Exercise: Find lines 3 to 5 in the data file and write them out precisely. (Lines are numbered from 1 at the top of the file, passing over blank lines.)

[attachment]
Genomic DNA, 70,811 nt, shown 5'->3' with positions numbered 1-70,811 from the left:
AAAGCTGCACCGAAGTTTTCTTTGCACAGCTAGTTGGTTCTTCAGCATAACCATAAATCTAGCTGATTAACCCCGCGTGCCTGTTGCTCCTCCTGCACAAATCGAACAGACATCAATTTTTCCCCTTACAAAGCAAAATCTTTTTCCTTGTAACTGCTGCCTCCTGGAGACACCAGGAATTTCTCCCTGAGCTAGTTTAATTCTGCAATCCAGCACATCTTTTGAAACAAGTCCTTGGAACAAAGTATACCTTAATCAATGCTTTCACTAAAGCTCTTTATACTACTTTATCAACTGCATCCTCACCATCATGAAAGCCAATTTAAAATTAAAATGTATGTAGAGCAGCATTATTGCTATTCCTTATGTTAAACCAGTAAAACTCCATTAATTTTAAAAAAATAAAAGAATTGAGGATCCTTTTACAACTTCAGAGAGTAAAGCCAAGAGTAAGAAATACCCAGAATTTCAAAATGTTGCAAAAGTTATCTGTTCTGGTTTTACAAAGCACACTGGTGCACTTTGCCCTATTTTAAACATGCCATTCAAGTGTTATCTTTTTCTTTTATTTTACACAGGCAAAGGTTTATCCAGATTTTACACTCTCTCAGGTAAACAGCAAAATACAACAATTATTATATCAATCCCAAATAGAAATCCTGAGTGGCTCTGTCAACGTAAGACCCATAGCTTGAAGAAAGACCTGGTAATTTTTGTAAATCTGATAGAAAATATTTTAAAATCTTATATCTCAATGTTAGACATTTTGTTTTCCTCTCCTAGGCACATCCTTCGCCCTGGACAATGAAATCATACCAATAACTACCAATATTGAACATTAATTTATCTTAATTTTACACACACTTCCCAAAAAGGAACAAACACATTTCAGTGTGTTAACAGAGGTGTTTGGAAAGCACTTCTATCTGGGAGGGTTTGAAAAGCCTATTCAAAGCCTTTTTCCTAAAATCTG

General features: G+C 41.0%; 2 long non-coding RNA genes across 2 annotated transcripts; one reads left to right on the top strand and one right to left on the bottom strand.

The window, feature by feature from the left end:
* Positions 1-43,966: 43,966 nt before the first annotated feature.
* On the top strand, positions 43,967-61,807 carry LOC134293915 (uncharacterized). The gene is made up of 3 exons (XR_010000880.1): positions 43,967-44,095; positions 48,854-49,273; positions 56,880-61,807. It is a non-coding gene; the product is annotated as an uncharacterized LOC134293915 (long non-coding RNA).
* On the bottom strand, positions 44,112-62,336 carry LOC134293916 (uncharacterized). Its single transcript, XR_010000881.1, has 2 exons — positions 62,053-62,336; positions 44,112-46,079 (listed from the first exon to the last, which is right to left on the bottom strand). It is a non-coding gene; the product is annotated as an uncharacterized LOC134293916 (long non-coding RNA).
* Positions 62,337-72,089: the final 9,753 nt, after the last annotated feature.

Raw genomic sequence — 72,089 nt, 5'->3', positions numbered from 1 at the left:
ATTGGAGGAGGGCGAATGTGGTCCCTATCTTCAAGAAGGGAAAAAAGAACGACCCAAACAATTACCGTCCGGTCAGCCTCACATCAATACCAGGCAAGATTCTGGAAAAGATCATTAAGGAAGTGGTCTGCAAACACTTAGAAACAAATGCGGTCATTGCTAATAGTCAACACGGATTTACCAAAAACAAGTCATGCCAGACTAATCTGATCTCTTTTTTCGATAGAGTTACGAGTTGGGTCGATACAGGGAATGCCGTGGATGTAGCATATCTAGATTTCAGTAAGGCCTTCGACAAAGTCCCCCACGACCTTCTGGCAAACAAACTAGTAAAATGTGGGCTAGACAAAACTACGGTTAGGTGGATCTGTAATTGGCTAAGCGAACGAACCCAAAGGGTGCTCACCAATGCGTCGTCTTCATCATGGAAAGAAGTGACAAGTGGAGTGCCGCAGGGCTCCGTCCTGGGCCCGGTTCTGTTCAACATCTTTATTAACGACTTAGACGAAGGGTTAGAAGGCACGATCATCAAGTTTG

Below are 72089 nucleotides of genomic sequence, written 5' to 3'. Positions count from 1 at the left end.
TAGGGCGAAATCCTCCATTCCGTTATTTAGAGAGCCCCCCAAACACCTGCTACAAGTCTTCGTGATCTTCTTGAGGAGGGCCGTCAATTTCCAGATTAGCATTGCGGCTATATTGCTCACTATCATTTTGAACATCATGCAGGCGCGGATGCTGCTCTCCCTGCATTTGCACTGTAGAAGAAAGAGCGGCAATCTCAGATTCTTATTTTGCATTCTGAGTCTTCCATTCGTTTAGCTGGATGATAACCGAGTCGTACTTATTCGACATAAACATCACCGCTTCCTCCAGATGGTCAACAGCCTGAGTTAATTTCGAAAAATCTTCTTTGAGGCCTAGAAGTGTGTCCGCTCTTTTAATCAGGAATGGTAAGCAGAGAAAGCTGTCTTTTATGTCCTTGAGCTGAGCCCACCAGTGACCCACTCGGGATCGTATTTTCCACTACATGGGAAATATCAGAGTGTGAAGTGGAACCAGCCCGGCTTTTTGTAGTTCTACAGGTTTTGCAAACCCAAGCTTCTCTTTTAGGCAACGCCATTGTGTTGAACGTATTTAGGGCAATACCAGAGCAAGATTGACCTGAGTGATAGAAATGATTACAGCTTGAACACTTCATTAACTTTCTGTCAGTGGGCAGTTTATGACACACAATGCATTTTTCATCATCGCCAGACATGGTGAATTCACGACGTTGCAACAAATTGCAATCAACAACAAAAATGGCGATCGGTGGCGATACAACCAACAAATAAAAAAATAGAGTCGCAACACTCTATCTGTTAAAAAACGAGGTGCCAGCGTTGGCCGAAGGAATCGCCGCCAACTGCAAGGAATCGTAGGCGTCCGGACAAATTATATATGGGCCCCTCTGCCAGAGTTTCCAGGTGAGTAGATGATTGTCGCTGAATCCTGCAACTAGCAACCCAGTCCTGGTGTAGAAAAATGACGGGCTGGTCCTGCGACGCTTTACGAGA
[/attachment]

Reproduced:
General features: G+C 41.0%; 2 long non-coding RNA genes across 2 annotated transcripts; one reads left to right on the top strand and one right to left on the bottom strand.

The window, feature by feature from the left end:
* Positions 1-43,966: 43,966 nt before the first annotated feature.